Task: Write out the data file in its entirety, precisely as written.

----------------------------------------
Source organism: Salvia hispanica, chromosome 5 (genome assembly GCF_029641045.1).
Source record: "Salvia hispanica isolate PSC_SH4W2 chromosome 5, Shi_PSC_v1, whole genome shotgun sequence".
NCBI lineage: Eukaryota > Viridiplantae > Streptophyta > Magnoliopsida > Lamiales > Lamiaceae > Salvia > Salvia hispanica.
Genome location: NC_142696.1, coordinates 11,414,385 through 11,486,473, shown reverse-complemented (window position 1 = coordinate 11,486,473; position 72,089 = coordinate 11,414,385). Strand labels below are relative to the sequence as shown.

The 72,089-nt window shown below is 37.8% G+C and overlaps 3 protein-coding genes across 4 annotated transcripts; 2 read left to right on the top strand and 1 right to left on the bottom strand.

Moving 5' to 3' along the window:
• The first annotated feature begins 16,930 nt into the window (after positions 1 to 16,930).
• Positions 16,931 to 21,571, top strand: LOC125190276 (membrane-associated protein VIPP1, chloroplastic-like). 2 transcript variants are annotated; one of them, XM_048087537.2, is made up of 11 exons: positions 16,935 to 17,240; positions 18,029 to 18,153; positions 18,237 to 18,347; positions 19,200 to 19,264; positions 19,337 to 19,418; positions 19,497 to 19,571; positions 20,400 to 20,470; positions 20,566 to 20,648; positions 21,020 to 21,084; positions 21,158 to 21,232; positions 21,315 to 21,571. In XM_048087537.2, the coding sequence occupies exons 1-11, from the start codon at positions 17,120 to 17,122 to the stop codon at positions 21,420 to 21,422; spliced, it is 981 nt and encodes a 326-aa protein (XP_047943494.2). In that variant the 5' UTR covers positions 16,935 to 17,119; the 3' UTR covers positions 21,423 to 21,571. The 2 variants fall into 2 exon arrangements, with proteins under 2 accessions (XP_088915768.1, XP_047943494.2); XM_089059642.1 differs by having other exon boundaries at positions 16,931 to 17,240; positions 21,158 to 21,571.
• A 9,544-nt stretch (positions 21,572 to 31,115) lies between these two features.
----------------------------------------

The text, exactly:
Source organism: Salvia hispanica, chromosome 5 (genome assembly GCF_029641045.1).
Source record: "Salvia hispanica isolate PSC_SH4W2 chromosome 5, Shi_PSC_v1, whole genome shotgun sequence".
NCBI lineage: Eukaryota > Viridiplantae > Streptophyta > Magnoliopsida > Lamiales > Lamiaceae > Salvia > Salvia hispanica.
Genome location: NC_142696.1, coordinates 11,414,385 through 11,486,473, shown reverse-complemented (window position 1 = coordinate 11,486,473; position 72,089 = coordinate 11,414,385). Strand labels below are relative to the sequence as shown.

The 72,089-nt window shown below is 37.8% G+C and overlaps 3 protein-coding genes across 4 annotated transcripts; 2 read left to right on the top strand and 1 right to left on the bottom strand.

Moving 5' to 3' along the window:
• The first annotated feature begins 16,930 nt into the window (after positions 1 to 16,930).
• Positions 16,931 to 21,571, top strand: LOC125190276 (membrane-associated protein VIPP1, chloroplastic-like). 2 transcript variants are annotated; one of them, XM_048087537.2, is made up of 11 exons: positions 16,935 to 17,240; positions 18,029 to 18,153; positions 18,237 to 18,347; positions 19,200 to 19,264; positions 19,337 to 19,418; positions 19,497 to 19,571; positions 20,400 to 20,470; positions 20,566 to 20,648; positions 21,020 to 21,084; positions 21,158 to 21,232; positions 21,315 to 21,571. In XM_048087537.2, the coding sequence occupies exons 1-11, from the start codon at positions 17,120 to 17,122 to the stop codon at positions 21,420 to 21,422; spliced, it is 981 nt and encodes a 326-aa protein (XP_047943494.2). In that variant the 5' UTR covers positions 16,935 to 17,119; the 3' UTR covers positions 21,423 to 21,571. The 2 variants fall into 2 exon arrangements, with proteins under 2 accessions (XP_088915768.1, XP_047943494.2); XM_089059642.1 differs by having other exon boundaries at positions 16,931 to 17,240; positions 21,158 to 21,571.
• A 9,544-nt stretch (positions 21,572 to 31,115) lies between these two features.